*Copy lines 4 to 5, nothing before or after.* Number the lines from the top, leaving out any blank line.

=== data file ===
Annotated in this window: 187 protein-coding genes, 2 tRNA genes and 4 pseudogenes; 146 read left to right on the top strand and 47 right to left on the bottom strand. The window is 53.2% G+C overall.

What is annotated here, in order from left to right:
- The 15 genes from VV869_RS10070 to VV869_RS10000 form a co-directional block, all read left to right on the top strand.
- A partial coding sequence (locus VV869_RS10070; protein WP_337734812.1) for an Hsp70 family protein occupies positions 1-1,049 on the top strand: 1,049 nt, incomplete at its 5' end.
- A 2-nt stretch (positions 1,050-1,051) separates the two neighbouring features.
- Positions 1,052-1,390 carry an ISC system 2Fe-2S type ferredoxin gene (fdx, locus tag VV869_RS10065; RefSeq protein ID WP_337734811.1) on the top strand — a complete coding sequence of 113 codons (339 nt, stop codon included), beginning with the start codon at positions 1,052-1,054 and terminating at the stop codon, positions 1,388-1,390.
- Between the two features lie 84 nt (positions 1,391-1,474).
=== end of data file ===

- A partial coding sequence (locus VV869_RS10070; protein WP_337734812.1) for an Hsp70 family protein occupies positions 1-1,049 on the top strand: 1,049 nt, incomplete at its 5' end.
- A 2-nt stretch (positions 1,050-1,051) separates the two neighbouring features.